Stapled Transanal Resection Of The Rectum (STARR)
WHAT IS A STARR OPERATION
This stands for “stapled transanal resection of the rectum”. It is an operation performed through the anal canal to remove loose, floppy rectal wall, using a special stapling device.
WHEN IS A STARR PERFORMED?
This operation is performed for patients with obstructed defecation syndrome. Patients with this syndrome commonly have to strain when trying to defecate, get the sensation of incomplete evacuation and may have to insert a finger into the vagina or anal canal to aid defecation.
A “posterior STARR” is sometimes performed, removing the redundant back wall of the rectum in the occasional symptomatic patient in whom this is still not well supported after laparoscopic ventral rectopexy.
WHAT TESTS ARE NECESSARY BEFORE THE OPERATION?
You will need to see your surgeon in clinic to assess your symptoms and to perform an examination. Many patients having this operation will need an endoscopic (telescope) test on the bowel. We will also perform studies on the anal sphincter to look at its structure and function (anorectal physiology and ultrasound) and transit studies and a proctogram.
WHAT DOES THE OPERATION INVOLVE?
The operation is performed under general anaesthetic.
The whole procedure is performed through the anus (bottom) so there are no cuts or incisions on the outside.
A crescent shaped piece of loose rectal wall is removed at the front and back using a special stapling device. In patients who have previously had a rectopexy and are having a “posterior STARR”, only the loose tissue at the back of the rectum is removed.
HOW DO I PREPARE FOR THE SURGERY?
The hospital will contact you before your operation to arrange for you to come in for a pre-assessment visit. This normally lasts 30-60 minutes.
At your visit you will have some basic health checks to ensure you are fit for surgery. These may include:
- Blood Pressure
- Urine Analysis
- Electrocardiogram (ECG)
- Medical History Questionaire
- MRSA Screen
The nurse will advise whether you should continue to take any regular medication.
You will also be given instructions about when to stop eating and drinking before your operation, what to bring into hospital with you and when to arrive.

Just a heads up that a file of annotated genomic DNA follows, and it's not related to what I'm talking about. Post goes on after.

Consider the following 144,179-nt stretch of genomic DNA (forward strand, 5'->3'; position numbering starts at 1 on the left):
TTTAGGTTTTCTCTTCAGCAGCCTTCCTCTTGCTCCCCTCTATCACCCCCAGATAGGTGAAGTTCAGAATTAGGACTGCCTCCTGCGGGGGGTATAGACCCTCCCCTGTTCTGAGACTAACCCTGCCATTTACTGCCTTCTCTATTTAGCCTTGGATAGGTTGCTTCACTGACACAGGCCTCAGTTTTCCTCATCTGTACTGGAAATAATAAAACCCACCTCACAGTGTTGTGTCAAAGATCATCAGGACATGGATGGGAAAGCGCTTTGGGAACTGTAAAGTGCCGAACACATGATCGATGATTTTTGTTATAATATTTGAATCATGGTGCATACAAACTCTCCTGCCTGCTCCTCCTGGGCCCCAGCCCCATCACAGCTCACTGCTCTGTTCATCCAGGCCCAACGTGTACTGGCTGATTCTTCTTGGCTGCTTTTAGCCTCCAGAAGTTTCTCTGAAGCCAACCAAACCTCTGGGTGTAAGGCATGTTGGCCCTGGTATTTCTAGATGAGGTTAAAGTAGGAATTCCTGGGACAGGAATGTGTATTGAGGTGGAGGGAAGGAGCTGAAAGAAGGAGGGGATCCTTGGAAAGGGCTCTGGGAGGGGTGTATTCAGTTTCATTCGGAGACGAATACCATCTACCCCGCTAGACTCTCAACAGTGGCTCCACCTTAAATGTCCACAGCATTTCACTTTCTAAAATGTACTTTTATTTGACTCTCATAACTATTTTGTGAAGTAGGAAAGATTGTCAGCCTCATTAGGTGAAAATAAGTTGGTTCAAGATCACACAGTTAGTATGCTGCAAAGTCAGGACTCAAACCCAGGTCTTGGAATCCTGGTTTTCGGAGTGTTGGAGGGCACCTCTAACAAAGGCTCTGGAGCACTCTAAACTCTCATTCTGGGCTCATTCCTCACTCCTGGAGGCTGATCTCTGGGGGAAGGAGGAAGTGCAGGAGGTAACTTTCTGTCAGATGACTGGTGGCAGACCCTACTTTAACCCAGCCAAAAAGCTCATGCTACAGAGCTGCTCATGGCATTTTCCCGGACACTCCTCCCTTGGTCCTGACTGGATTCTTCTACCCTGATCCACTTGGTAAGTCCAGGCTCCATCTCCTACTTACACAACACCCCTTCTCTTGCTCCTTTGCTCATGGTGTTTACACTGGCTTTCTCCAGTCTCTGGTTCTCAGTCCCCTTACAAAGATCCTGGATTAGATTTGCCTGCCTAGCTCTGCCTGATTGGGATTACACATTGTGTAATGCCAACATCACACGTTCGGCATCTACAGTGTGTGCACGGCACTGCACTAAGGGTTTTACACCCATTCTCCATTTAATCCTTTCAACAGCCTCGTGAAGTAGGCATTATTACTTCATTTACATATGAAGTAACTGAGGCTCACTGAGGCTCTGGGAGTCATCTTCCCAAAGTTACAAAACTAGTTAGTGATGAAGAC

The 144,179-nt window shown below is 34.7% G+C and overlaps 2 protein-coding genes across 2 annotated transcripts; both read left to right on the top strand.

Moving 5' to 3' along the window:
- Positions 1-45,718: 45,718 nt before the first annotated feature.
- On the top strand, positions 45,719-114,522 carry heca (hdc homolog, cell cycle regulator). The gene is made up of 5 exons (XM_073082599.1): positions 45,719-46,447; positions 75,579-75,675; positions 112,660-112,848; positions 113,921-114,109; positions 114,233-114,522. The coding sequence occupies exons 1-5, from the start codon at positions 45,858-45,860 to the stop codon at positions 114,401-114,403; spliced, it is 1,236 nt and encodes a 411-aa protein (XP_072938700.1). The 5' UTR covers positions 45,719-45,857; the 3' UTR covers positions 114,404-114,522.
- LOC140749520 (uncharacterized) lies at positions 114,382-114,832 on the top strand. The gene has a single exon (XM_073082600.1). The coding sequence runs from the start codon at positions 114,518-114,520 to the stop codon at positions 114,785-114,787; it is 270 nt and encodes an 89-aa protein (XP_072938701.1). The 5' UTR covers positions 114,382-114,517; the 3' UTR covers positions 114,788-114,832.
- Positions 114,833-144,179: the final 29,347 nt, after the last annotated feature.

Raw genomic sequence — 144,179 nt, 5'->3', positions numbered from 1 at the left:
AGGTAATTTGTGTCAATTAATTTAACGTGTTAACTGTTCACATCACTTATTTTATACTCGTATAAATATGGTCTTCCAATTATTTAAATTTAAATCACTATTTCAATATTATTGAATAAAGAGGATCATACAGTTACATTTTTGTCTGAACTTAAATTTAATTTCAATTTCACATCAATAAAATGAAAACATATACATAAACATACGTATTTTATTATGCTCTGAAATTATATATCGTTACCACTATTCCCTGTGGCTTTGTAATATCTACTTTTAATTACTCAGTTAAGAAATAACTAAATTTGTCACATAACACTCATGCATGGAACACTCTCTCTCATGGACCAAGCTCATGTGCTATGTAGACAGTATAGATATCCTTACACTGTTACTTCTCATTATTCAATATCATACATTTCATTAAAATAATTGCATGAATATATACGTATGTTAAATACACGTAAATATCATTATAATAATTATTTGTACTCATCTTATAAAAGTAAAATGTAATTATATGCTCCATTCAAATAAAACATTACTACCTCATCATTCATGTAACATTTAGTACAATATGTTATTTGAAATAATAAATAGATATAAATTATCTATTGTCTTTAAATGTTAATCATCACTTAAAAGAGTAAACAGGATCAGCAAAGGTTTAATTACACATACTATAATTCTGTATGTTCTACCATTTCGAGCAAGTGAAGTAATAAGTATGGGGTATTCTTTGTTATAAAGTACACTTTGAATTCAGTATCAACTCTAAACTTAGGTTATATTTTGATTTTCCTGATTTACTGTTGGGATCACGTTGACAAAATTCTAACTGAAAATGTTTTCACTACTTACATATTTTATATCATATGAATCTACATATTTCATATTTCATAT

An hour or so before the operation, whilst you are in hospital, you are likely to be given an enema to clear the lower bowel.
WHAT IS THE RECOVERY LIKE AFTER THE SURGERY?
You will usually be in hospital for one to two nights after surgery. It is important you do not get constipated but you do not usually require laxatives. You can shower and bathe after the operation.
You may be fit to drive after 1-2 weeks, return to work after 2-4 weeks but should not do any lifting for at least six weeks.
WHAT ARE THE RESULTS LIKE AFTER THE SURGERY?
Approximately 70-75% of patients will get an improvement in their symptoms of obstructed defaecation. STARR needs to be performed with caution in people with incontinence as there is a risk of making this worse.
WHAT ARE THE RISKS AND SIDE-EFFECTS OF THE SURGERY?
Most patients get urgency after this operation and this is a significant problem in 25-50% of patients. Urgency is the constant sensation of needing to open your bowels and feeling unable to “hold on”. These symptoms can be quite severe in some patients. This may last several months.
Approximately 2-4% of patients get significant bleeding.
Some patients have difficulty passing urine immediately after the procedure, and need a temporary urinary catheter. This usually settles within a couple of days.
New symptoms of incontinence may develop in 5-10% of patients.
There have been very rare reports from other centres of rectovaginal fistula (an abnormal connection between rectum and vagina) and severe pelvic infections.
Please be advised that the information on this website is not a substitute for professional medical advice, diagnosis or treatment